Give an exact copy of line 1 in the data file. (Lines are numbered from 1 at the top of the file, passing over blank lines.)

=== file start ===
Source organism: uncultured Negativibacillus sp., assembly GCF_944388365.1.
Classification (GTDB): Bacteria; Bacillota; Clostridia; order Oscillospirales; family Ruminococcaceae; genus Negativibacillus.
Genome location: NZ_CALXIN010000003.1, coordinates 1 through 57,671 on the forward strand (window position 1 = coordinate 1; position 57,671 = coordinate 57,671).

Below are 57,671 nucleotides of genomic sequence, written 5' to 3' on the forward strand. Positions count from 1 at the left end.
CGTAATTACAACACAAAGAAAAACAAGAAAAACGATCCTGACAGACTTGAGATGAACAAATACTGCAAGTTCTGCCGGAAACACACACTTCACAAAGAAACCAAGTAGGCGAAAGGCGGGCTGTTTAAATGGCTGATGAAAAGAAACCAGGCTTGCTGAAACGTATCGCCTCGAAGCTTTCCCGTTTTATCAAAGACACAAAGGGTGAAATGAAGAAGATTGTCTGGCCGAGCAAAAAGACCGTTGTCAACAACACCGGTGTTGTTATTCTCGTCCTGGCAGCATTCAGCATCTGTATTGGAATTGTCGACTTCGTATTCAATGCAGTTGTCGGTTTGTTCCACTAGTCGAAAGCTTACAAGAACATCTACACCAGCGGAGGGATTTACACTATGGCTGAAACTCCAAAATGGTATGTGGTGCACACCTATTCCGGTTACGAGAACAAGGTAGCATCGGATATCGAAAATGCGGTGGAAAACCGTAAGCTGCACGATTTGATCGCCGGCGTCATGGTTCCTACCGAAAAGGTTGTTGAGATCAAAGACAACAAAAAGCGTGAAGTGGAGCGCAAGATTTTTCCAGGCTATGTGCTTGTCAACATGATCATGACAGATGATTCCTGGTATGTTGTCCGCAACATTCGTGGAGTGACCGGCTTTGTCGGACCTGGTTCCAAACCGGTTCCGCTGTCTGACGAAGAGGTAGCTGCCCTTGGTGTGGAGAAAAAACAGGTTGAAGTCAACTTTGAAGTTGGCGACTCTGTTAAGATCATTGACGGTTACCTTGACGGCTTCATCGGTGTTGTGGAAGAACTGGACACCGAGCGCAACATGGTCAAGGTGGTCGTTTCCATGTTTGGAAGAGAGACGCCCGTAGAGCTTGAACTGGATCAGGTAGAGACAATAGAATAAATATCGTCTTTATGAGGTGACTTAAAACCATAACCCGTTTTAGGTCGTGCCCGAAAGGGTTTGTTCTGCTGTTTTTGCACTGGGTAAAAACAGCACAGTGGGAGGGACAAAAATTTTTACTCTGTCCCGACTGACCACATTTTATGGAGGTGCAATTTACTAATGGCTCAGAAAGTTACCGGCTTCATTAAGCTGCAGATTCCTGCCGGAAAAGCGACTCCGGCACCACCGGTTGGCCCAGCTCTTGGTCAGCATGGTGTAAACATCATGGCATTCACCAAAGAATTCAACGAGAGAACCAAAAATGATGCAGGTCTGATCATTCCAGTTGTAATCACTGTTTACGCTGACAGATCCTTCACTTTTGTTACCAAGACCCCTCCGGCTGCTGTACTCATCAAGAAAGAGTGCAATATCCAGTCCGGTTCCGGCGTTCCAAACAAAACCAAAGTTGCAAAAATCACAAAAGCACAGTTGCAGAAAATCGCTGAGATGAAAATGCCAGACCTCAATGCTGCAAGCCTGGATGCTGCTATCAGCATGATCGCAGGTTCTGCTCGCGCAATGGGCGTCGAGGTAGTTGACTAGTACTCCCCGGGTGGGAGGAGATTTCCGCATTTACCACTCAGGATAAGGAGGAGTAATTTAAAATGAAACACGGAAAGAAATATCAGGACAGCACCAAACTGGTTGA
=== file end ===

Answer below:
Source organism: uncultured Negativibacillus sp., assembly GCF_944388365.1.